Eleanor Oliphant Is Completely Fine

I have just finished this fantastic book and I strongly recommend it not only as a great work of fiction but also for people who are looking for books about mental illness. This book impressed me on many levels. The language is witty, intelligent, and emotionally-charged. The charming, and adorable main characters are brought to life on every page. The plot was surprising with every chapter. And I absolutely couldn’t put it down.

Plot Summary from Amazon:

No one’s ever told Eleanor that life should be better than fine.

Meet Eleanor Oliphant: She struggles with appropriate social skills and tends to say exactly what she’s thinking. Nothing is missing in her carefully timetabled life of avoiding social interactions, where weekends are punctuated by frozen pizza, vodka, and phone chats with Mummy.

But everything changes when Eleanor meets Raymond, the bumbling and deeply unhygienic IT guy from her office. When she and Raymond together save Sammy, an elderly gentleman who has fallen on the sidewalk, the three become the kinds of friends who rescue one another from the lives of isolation they have each been living. And it is Raymond’s big heart that will ultimately help Eleanor find the way to repair her own profoundly damaged one.

Soon to be a major motion picture produced by Reese Witherspoon, Eleanor Oliphant Is Completely Fine is the smart, warm, and uplifting story of an out-of-the-ordinary heroine whose deadpan weirdness and unconscious wit make for an irresistible journey as she realizes. . .

The only way to survive is to open your heart.

What I love about this story:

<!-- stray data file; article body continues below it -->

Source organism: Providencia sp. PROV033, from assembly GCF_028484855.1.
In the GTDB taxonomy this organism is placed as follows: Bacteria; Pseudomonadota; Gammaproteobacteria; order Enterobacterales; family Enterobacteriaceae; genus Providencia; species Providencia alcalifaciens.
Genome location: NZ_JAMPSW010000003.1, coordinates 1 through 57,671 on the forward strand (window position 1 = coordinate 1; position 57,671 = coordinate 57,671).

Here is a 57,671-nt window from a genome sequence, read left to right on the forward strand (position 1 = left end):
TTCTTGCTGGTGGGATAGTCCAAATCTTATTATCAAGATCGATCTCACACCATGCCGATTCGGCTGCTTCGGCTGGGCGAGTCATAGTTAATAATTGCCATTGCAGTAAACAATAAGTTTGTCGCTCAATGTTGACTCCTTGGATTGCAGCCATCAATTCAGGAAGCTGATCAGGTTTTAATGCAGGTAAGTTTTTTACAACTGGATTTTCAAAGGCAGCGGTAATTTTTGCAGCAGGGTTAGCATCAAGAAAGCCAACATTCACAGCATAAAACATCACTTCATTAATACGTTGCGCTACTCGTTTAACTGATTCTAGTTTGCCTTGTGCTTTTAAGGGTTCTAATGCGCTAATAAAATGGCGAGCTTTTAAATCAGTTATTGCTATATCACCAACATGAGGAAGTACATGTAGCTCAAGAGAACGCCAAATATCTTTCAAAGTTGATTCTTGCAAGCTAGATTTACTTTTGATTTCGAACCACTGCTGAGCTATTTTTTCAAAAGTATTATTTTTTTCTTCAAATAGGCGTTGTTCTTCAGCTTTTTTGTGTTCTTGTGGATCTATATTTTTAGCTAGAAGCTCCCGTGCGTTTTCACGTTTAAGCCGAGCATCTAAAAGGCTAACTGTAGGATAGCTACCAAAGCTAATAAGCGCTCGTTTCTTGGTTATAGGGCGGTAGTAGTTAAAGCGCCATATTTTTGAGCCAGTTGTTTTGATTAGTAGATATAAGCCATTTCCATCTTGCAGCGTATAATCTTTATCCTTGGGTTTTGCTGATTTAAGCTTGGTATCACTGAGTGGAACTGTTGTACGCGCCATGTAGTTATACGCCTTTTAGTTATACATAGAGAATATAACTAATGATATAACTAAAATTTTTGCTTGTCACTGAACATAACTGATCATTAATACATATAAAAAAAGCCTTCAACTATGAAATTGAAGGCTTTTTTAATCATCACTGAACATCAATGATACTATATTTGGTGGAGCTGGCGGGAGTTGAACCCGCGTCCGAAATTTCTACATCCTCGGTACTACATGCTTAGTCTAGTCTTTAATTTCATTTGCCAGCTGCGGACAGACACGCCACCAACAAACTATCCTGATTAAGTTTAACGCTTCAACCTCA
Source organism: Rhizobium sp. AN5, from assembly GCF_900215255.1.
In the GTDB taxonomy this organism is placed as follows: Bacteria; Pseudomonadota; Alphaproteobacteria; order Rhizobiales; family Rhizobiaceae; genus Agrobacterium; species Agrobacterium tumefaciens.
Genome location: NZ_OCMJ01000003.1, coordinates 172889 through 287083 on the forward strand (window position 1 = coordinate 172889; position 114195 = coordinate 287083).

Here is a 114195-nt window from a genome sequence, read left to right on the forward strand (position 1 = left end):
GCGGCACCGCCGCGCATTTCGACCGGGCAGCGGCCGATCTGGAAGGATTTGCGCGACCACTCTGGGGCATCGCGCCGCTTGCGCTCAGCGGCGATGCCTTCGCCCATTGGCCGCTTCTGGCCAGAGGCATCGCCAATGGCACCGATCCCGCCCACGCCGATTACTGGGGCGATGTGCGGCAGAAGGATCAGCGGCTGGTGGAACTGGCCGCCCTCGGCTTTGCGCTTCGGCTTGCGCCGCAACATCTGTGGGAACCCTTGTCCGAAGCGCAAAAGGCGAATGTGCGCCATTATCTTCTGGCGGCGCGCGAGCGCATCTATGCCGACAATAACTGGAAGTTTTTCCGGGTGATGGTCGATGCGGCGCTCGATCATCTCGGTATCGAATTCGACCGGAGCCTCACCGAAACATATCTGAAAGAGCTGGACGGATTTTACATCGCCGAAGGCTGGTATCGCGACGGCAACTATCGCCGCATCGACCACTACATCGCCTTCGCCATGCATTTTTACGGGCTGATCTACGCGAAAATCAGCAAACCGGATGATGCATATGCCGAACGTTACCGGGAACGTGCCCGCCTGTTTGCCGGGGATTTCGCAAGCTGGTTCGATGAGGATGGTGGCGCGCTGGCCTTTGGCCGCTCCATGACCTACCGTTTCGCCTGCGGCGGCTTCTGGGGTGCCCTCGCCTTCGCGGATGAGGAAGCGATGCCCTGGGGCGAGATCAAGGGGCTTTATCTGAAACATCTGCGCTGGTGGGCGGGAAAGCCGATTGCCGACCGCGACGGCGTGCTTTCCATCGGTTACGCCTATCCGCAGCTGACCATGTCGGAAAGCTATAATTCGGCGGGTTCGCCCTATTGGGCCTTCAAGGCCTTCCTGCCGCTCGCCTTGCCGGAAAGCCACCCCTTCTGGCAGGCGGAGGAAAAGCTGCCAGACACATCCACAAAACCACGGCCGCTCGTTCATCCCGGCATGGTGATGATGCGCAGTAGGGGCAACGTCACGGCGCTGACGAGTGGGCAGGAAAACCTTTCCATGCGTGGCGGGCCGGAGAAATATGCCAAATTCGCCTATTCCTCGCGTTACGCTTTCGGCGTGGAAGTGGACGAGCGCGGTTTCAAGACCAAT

Eleanor struggles with mental illness (PTSD and alcoholism) and her symptoms are portrayed accurately and without judgment. The traumatic experience which caused her PTSD is portrayed appropriately and without traumatizing the reader. Eleanor’s friends are supportive and kind.

Eleanor’s darkest moments are portrayed only to show there is hope and kindness of strangers. Is that overly optimistic? Perhaps. But this is better than the alternative or fiction being too dark and traumatizing someone with a mental illness.

The mental health professional in this novel is accurately described. Her office doesn’t have a stereotypical couch, candles, and strange decor I always caution authors against. The truth is–psychologists keep their offices boring. Therapy sessions are described accurately, the book has clearly had an expert advisor. Therapy is helpful, not hurtful, and I commend the author for portraying therapy in such a manner.

 

Book Spotlight: All the Best People by Sonja Yoerg.

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This is a fantastic author and I am lucky to be able to spotlight her book for you. It was an Editor’s Pick by the Historical Novel Society and it was named THE BEST BOOK EVER SET IN VERMONT by Travel & Leisure magazine. The author tackles the very difficult subject of Schizophrenia, and in 1972. It is an intricately crafted story of mental illness, magic and misfortune across three generations.

“I’m asked often why so many writers live in a state as small as Vermont, and why so many books are set here. The answer is partly the landscape, but mostly it’s the people. And in All the Best People, Sonja Yoerg has captured the magic and the madness that makes the Green Mountains a microcosm for so much of rural America. Her people are real people, authentic and quirky and troubled. I cared for them all.” — Chris Bohjalian, NYT bestselling author of The Flight Attendant

Vermont, 1972. Carole LaPorte has a satisfying, ordinary life. She cares for her children, balances the books for the family’s auto shop and laughs when her husband slow dances her across the kitchen floor. Her tragic childhood might have happened to someone else.
But now her mind is playing tricks on her. The accounts won’t reconcile and the murmuring she hears isn’t the television. She ought to seek help, but she’s terrified of being locked away in a mental hospital like her mother, Solange. So Carole hides her symptoms, withdraws from her family and unwittingly sets her eleven-year-old daughter Alison on a desperate search for meaning and power: in Tarot cards, in omens from a nearby river and in a mysterious blue glass box belonging to her grandmother.